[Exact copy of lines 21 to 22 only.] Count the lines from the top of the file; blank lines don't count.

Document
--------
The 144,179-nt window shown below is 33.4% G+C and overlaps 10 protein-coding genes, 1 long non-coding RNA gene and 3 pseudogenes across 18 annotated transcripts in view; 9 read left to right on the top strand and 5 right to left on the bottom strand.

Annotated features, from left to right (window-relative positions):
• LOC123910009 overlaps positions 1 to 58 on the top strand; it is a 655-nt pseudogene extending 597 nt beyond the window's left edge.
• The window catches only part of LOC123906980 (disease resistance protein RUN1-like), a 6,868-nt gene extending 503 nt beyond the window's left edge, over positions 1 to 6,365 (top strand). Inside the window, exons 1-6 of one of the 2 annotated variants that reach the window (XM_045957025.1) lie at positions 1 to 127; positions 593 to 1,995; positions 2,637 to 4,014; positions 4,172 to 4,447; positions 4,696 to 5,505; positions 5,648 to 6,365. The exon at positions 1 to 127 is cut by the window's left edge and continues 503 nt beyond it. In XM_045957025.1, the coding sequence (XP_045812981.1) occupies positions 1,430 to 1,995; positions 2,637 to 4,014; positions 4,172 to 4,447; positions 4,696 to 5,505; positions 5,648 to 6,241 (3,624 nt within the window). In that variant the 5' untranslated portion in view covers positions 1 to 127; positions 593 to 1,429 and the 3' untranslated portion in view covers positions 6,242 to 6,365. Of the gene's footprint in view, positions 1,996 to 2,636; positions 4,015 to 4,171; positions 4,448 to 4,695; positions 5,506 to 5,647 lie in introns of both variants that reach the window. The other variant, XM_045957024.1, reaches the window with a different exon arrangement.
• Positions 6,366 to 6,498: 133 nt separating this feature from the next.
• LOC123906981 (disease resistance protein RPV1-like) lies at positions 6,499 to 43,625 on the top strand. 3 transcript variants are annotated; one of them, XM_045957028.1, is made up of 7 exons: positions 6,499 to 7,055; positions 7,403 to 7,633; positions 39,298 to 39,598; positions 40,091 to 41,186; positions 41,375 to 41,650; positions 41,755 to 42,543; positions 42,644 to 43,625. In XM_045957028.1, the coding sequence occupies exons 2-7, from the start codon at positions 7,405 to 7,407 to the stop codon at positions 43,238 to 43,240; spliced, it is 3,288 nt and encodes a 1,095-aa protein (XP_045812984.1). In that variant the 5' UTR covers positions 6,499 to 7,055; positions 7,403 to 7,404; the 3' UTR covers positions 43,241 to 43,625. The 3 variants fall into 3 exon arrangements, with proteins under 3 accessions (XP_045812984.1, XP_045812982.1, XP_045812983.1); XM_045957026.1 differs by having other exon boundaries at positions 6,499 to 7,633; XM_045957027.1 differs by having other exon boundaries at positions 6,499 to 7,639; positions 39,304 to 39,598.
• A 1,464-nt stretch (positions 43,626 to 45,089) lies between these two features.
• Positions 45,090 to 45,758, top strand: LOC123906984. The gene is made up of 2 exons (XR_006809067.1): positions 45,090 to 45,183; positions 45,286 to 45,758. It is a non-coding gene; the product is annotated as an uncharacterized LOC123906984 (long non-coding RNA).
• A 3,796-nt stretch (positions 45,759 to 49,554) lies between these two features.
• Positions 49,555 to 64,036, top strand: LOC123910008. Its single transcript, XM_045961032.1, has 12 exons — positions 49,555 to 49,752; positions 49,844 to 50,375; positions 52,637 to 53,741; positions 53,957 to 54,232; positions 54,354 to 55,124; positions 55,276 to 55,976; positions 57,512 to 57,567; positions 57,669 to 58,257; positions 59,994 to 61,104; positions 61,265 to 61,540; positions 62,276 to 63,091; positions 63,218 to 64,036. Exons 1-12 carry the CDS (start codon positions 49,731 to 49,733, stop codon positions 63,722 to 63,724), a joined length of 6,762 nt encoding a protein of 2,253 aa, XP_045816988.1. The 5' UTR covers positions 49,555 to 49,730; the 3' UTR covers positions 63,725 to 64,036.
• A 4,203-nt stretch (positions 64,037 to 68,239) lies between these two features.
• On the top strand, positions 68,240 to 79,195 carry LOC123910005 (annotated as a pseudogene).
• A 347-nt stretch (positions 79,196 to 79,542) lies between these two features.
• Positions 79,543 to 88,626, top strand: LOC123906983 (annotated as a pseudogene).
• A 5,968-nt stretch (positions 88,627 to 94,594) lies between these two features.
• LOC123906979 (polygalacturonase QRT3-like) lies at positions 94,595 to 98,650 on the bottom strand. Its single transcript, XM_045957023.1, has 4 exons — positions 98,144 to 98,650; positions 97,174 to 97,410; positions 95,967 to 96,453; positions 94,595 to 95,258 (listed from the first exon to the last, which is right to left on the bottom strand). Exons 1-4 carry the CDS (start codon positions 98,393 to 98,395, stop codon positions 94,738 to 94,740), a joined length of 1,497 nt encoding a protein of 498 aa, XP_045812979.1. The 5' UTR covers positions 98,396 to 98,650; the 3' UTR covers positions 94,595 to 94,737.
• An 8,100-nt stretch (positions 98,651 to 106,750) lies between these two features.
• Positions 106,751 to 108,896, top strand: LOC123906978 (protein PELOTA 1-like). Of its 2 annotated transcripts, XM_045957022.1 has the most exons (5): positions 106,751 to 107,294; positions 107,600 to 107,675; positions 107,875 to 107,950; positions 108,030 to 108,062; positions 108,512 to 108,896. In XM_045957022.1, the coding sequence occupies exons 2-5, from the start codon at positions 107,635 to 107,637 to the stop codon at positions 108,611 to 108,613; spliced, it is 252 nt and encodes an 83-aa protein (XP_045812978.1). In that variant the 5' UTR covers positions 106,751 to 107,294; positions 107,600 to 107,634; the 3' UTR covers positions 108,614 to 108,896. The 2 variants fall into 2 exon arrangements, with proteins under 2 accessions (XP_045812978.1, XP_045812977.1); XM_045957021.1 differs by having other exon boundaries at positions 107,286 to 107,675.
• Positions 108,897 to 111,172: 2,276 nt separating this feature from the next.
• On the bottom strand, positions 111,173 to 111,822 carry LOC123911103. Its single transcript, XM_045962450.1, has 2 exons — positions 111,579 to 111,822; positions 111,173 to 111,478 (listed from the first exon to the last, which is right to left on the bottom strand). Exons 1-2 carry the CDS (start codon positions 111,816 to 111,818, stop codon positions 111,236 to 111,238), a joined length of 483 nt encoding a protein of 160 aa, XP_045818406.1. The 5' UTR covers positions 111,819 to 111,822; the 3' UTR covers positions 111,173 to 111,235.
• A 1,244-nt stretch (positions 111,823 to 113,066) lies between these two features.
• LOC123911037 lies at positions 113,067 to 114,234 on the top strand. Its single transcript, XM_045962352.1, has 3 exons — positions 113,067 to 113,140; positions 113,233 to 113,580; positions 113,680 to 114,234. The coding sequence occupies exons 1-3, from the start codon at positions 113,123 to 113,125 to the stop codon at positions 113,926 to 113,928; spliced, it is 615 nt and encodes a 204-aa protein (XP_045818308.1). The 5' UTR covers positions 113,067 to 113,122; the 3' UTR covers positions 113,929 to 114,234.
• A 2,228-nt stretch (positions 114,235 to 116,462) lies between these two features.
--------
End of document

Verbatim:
• A 1,244-nt stretch (positions 111,823 to 113,066) lies between these two features.
• LOC123911037 lies at positions 113,067 to 114,234 on the top strand. Its single transcript, XM_045962352.1, has 3 exons — positions 113,067 to 113,140; positions 113,233 to 113,580; positions 113,680 to 114,234. The coding sequence occupies exons 1-3, from the start codon at positions 113,123 to 113,125 to the stop codon at positions 113,926 to 113,928; spliced, it is 615 nt and encodes a 204-aa protein (XP_045818308.1). The 5' UTR covers positions 113,067 to 113,122; the 3' UTR covers positions 113,929 to 114,234.